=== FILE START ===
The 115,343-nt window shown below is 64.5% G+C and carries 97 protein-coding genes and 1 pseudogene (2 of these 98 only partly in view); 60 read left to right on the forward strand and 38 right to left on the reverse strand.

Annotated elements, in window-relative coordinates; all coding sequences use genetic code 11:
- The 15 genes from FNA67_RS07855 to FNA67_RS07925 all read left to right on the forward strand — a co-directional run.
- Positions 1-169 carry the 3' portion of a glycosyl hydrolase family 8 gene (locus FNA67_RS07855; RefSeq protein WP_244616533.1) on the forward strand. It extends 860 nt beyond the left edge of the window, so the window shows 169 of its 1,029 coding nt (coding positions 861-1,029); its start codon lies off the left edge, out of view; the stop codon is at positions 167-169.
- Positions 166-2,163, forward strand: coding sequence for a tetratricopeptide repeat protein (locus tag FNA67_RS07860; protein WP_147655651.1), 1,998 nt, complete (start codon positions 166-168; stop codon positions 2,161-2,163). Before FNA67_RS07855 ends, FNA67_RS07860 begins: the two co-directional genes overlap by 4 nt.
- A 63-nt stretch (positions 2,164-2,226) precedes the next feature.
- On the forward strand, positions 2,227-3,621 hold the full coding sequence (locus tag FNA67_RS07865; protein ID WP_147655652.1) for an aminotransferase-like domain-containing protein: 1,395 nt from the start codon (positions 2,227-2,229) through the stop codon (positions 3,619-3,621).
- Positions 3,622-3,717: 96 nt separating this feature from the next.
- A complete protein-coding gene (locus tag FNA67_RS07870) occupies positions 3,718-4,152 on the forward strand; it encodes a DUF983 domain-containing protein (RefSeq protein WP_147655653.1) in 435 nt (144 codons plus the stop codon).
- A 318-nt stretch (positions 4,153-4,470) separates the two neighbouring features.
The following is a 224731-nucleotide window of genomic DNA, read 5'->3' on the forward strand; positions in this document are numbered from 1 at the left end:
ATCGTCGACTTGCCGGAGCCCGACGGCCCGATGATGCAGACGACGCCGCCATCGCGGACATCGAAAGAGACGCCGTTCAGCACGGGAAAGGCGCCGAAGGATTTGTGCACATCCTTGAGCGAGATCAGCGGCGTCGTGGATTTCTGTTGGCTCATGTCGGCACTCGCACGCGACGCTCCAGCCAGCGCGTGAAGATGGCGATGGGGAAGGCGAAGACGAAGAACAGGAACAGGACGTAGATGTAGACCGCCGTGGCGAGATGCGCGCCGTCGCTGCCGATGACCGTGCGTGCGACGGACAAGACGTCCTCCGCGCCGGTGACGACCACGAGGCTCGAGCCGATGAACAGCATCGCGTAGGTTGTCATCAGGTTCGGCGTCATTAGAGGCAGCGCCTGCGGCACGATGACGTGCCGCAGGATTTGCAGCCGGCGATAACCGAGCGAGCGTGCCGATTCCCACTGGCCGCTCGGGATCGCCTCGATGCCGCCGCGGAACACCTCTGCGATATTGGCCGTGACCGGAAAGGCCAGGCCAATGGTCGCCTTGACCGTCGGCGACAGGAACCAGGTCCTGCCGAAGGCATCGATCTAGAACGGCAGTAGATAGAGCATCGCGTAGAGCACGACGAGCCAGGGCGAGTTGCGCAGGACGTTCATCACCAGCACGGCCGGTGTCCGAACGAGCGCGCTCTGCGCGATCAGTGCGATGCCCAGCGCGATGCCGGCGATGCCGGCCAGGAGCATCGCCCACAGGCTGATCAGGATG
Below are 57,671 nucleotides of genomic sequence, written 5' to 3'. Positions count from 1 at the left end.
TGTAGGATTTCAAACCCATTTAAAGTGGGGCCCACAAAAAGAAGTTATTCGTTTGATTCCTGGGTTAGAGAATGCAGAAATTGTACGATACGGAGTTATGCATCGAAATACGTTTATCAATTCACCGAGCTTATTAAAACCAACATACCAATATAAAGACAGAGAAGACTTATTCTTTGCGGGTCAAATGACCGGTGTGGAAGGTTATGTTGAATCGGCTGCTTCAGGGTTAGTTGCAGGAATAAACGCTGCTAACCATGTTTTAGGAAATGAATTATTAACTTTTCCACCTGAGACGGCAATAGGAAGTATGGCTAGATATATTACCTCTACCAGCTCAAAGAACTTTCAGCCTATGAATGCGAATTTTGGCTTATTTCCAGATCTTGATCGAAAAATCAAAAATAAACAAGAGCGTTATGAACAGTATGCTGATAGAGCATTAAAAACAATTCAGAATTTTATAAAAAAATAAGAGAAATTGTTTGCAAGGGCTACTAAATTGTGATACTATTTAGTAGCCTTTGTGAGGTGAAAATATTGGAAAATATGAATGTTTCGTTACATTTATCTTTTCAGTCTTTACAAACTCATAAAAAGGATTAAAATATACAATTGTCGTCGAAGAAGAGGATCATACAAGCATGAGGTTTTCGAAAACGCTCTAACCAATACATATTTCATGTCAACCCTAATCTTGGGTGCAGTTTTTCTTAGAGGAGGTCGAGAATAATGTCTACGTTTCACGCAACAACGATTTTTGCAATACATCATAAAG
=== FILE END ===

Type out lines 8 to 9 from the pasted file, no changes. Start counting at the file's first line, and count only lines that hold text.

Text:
- Positions 3,622-3,717: 96 nt separating this feature from the next.
- A complete protein-coding gene (locus tag FNA67_RS07870) occupies positions 3,718-4,152 on the forward strand; it encodes a DUF983 domain-containing protein (RefSeq protein WP_147655653.1) in 435 nt (144 codons plus the stop codon).